Meet the Robot That Really Cleans Up

Gary can do almost anything you don't want to do!

Meet the Robot That Really Cleans Up | Gary can do almost anything you don't want to do!

A robot that can wash windows and do the shopping is something that the futuristic cartoon The Jetsons envisioned occurring in 2062 but it is happening now. Unlimited Robotics, an Israeli startup based in Tel Aviv has created a robot that can do the tasks that you don’t want to.

About Gary

Gary, named after the initials of the company’s founder and CEO  Guy Altagar’s children, is not like the robots that are already on the market. He’s better, Altagar told Goodnet.

The robot has two functioning arms and it is no easy task to build a robot with two arms. In fact, Altagar said that  the robot can activate its arms to work simultaneously to do a multitude of tasks. Gary is also autonomous, which means that it can do tasks that are programmed without a person turning on a switch like an iRobot.

This means that unlike robots that are designed to do just one task like picking fruit or assembling cars, reported No Camels, Gary can pick up new skills and perform new tasks just by writing some additional lines of code.

Easy to Program

Unlimited Robotics developed an open-source platform – Ra-Ya – that allows ordinary software engineers that have never worked on robots to be able to program Gary.

“Building applications for electronic devices is extremely complicated,” Altagar told No Camels. “You have to know electronics, mechanics, kinematics (the geometry of motion), AI,[and] software. So usually there is a big group of people working on building one application.

“We have simplified all that by building a layer on top of the hardware that enables developers to write very specific and very easy lines of code in Python.” In fact, any of the 25 million Python developers can build applications on Gary.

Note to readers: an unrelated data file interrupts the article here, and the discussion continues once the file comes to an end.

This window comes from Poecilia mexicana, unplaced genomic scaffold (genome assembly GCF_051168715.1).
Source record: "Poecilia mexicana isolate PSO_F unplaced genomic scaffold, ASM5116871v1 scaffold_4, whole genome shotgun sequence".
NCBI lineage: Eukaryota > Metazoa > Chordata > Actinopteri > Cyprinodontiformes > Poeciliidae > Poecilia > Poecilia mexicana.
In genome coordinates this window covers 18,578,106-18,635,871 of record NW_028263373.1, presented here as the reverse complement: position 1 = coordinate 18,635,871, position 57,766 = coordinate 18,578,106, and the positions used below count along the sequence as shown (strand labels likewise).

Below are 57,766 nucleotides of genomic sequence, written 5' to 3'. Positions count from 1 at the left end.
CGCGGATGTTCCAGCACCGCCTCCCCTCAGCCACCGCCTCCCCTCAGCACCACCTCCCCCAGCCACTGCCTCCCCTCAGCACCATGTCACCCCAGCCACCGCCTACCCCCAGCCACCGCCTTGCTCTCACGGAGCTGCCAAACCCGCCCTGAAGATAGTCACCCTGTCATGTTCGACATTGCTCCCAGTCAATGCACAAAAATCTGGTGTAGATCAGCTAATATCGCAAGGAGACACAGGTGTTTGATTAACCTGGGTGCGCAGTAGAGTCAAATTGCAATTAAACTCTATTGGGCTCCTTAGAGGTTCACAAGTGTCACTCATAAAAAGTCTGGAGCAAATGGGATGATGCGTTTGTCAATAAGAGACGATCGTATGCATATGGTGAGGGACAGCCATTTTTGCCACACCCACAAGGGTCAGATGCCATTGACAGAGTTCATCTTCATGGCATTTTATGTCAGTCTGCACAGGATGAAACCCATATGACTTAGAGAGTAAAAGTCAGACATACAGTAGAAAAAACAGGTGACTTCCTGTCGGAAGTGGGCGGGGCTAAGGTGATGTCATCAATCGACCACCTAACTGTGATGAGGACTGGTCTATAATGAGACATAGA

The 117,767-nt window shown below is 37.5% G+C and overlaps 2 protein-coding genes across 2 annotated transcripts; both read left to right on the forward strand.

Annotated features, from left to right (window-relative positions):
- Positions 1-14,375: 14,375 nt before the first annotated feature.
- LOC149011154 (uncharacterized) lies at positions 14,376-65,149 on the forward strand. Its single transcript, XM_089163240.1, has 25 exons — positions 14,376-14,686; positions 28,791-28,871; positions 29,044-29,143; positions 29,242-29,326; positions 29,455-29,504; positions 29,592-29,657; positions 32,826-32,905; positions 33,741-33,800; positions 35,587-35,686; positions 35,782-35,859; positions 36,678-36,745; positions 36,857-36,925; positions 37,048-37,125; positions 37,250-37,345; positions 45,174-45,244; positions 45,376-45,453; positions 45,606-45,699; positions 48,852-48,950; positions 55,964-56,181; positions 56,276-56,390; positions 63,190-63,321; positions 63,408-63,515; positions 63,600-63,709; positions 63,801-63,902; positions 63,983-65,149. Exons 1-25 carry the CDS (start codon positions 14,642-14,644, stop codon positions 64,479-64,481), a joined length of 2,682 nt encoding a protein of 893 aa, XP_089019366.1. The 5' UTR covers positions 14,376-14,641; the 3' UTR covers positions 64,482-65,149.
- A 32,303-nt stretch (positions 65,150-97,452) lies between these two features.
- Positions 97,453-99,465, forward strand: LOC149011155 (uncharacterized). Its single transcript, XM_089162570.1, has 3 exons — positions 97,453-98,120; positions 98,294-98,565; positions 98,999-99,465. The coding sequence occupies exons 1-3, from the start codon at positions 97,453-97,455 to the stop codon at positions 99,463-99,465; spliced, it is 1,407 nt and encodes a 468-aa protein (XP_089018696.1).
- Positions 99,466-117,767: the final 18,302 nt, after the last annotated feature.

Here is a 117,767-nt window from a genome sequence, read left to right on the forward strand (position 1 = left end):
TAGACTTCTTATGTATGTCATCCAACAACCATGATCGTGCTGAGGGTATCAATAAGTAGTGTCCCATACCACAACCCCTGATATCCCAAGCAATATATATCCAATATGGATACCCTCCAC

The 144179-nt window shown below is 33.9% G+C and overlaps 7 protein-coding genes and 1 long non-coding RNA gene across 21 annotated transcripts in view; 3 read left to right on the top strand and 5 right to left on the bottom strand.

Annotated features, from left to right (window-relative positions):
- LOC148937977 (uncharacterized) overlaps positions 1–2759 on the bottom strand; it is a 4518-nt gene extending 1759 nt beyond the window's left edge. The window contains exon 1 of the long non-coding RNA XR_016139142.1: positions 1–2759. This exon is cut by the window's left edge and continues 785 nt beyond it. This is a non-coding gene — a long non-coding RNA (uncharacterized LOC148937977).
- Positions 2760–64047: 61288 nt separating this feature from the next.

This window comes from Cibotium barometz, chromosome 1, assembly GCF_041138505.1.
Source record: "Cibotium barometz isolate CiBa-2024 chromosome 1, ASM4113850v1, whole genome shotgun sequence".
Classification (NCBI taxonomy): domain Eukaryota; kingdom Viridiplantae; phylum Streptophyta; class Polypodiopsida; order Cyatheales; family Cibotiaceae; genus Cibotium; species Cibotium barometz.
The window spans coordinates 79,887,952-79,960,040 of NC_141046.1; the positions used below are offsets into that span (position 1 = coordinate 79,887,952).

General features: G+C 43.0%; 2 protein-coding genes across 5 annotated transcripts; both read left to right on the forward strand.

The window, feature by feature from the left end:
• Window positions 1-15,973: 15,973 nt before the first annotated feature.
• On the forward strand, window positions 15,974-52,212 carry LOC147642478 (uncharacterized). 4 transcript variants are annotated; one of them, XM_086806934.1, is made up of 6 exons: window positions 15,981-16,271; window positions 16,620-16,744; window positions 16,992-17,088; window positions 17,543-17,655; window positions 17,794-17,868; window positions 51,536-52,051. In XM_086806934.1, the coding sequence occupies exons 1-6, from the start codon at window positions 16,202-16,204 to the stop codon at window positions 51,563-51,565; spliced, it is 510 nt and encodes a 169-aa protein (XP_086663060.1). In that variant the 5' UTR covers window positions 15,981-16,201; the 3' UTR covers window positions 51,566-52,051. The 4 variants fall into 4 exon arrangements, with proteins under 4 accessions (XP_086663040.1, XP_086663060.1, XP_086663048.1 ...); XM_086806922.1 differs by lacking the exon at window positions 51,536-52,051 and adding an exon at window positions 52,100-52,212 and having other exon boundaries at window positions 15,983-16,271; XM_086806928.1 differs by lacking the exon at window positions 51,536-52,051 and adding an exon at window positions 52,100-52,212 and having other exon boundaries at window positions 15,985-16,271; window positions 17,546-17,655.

What makes this software unique is that a company will be able to deploy and manage several devices on the same platform, something that is not found in any of the robots in the market, Altegra told Goodnet. A company could conceivably have several robots doing different tasks without separate operating platforms.

Gary’s Capabilities

While Gary was designed to do tasks in homes and offices, the robot could easily do work in factories, stores, and hospitals, reported Israel Hayom. And, in fact, the robot is already deployed in medical settings in Israel.

Gary can hold up to 5 kilos (11 pounds) and has a top speed of 1.2 meters per second (3.1 mph) and can adapt to multiple settings – floors, carpets, and grass,  indoors and out. Gary can adapt to different environments because of the three different infrared and in-depth cameras that are built in.

You have to program Gary to pick up something from one location and move it to another but because Gary uses AI, the robot can move around obstacles and change routes to get the job done, according to No Camels.

Gary is doing the grocery shopping.

(Courtesy Unlimited Robots)

What’s Next?

There are currently nine robots that are being used in medical settings and in hotels where there are presently labor shortages. Gary can do nonmedical work by bringing patients water or extra blankets. The robot can also do housekeeping chores like sanitizing beds, and cleaning floors.

But this is just the beginning. The company, Altegra told Goodnet, already has plans to increase the number of robots to 500 by the end of 2023. After that, who knows what other futuristic Jetsonian fantasy will become a reality next?